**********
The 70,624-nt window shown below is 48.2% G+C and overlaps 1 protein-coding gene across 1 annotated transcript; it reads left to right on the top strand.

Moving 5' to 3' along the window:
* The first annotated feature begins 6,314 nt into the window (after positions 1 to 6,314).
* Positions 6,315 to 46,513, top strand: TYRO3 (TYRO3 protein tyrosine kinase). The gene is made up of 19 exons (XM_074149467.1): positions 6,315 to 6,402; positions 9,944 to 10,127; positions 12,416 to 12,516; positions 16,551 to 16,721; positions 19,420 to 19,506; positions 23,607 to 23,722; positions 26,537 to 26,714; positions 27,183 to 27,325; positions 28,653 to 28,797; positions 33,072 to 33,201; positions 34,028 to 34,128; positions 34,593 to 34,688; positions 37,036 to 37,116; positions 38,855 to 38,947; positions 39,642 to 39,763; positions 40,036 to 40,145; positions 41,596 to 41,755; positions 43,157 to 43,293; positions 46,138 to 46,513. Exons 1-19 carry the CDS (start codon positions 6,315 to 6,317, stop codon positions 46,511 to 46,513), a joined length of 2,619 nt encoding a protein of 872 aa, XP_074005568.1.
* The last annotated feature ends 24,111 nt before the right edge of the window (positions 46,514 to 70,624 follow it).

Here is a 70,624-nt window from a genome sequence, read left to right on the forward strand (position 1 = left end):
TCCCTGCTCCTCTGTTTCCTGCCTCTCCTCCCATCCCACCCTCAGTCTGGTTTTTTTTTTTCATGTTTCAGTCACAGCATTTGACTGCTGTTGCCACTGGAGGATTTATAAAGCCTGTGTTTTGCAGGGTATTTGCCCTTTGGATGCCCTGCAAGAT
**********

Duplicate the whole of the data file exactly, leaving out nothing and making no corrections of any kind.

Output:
The 70,624-nt window shown below is 48.2% G+C and overlaps 1 protein-coding gene across 1 annotated transcript; it reads left to right on the top strand.

Moving 5' to 3' along the window:
* The first annotated feature begins 6,314 nt into the window (after positions 1 to 6,314).
* Positions 6,315 to 46,513, top strand: TYRO3 (TYRO3 protein tyrosine kinase). The gene is made up of 19 exons (XM_074149467.1): positions 6,315 to 6,402; positions 9,944 to 10,127; positions 12,416 to 12,516; positions 16,551 to 16,721; positions 19,420 to 19,506; positions 23,607 to 23,722; positions 26,537 to 26,714; positions 27,183 to 27,325; positions 28,653 to 28,797; positions 33,072 to 33,201; positions 34,028 to 34,128; positions 34,593 to 34,688; positions 37,036 to 37,116; positions 38,855 to 38,947; positions 39,642 to 39,763; positions 40,036 to 40,145; positions 41,596 to 41,755; positions 43,157 to 43,293; positions 46,138 to 46,513. Exons 1-19 carry the CDS (start codon positions 6,315 to 6,317, stop codon positions 46,511 to 46,513), a joined length of 2,619 nt encoding a protein of 872 aa, XP_074005568.1.
* The last annotated feature ends 24,111 nt before the right edge of the window (positions 46,514 to 70,624 follow it).

Here is a 70,624-nt window from a genome sequence, read left to right on the forward strand (position 1 = left end):
TCCCTGCTCCTCTGTTTCCTGCCTCTCCTCCCATCCCACCCTCAGTCTGGTTTTTTTTTTTCATGTTTCAGTCACAGCATTTGACTGCTGTTGCCACTGGAGGATTTATAAAGCCTGTGTTTTGCAGGGTATTTGCCCTTTGGATGCCCTGCAAGAT